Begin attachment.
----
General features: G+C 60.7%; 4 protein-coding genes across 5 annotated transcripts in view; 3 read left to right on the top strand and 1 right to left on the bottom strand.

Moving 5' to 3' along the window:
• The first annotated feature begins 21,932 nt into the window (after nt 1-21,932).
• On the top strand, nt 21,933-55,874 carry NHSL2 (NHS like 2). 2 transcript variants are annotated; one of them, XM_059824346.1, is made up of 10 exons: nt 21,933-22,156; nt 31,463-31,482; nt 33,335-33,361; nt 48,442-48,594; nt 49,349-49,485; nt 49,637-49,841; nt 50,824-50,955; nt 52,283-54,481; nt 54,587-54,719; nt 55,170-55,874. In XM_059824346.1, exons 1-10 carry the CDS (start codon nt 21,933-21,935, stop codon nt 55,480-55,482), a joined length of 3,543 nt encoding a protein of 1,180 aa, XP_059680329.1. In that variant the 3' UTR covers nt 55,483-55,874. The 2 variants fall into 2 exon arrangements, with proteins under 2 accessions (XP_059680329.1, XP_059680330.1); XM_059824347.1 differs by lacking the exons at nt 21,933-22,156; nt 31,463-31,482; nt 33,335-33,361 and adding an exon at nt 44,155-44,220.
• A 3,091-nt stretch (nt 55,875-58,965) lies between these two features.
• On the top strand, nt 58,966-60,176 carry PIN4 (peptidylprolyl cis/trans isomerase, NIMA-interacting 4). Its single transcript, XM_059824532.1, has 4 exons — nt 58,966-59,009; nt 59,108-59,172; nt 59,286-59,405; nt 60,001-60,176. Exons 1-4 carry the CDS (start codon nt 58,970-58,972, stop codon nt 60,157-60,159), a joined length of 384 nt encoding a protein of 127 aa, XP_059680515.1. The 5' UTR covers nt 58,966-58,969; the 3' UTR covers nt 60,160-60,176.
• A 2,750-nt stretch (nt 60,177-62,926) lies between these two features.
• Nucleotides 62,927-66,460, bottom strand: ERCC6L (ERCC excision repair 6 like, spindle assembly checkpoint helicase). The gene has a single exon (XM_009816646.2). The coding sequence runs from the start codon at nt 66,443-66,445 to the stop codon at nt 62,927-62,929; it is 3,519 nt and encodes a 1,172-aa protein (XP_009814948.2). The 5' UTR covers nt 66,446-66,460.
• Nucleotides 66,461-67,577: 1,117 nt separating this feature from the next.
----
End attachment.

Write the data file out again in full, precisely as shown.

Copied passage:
General features: G+C 60.7%; 4 protein-coding genes across 5 annotated transcripts in view; 3 read left to right on the top strand and 1 right to left on the bottom strand.

Moving 5' to 3' along the window:
• The first annotated feature begins 21,932 nt into the window (after nt 1-21,932).
• On the top strand, nt 21,933-55,874 carry NHSL2 (NHS like 2). 2 transcript variants are annotated; one of them, XM_059824346.1, is made up of 10 exons: nt 21,933-22,156; nt 31,463-31,482; nt 33,335-33,361; nt 48,442-48,594; nt 49,349-49,485; nt 49,637-49,841; nt 50,824-50,955; nt 52,283-54,481; nt 54,587-54,719; nt 55,170-55,874. In XM_059824346.1, exons 1-10 carry the CDS (start codon nt 21,933-21,935, stop codon nt 55,480-55,482), a joined length of 3,543 nt encoding a protein of 1,180 aa, XP_059680329.1. In that variant the 3' UTR covers nt 55,483-55,874. The 2 variants fall into 2 exon arrangements, with proteins under 2 accessions (XP_059680329.1, XP_059680330.1); XM_059824347.1 differs by lacking the exons at nt 21,933-22,156; nt 31,463-31,482; nt 33,335-33,361 and adding an exon at nt 44,155-44,220.
• A 3,091-nt stretch (nt 55,875-58,965) lies between these two features.
• On the top strand, nt 58,966-60,176 carry PIN4 (peptidylprolyl cis/trans isomerase, NIMA-interacting 4). Its single transcript, XM_059824532.1, has 4 exons — nt 58,966-59,009; nt 59,108-59,172; nt 59,286-59,405; nt 60,001-60,176. Exons 1-4 carry the CDS (start codon nt 58,970-58,972, stop codon nt 60,157-60,159), a joined length of 384 nt encoding a protein of 127 aa, XP_059680515.1. The 5' UTR covers nt 58,966-58,969; the 3' UTR covers nt 60,160-60,176.
• A 2,750-nt stretch (nt 60,177-62,926) lies between these two features.
• Nucleotides 62,927-66,460, bottom strand: ERCC6L (ERCC excision repair 6 like, spindle assembly checkpoint helicase). The gene has a single exon (XM_009816646.2). The coding sequence runs from the start codon at nt 66,443-66,445 to the stop codon at nt 62,927-62,929; it is 3,519 nt and encodes a 1,172-aa protein (XP_009814948.2). The 5' UTR covers nt 66,446-66,460.
• Nucleotides 66,461-67,577: 1,117 nt separating this feature from the next.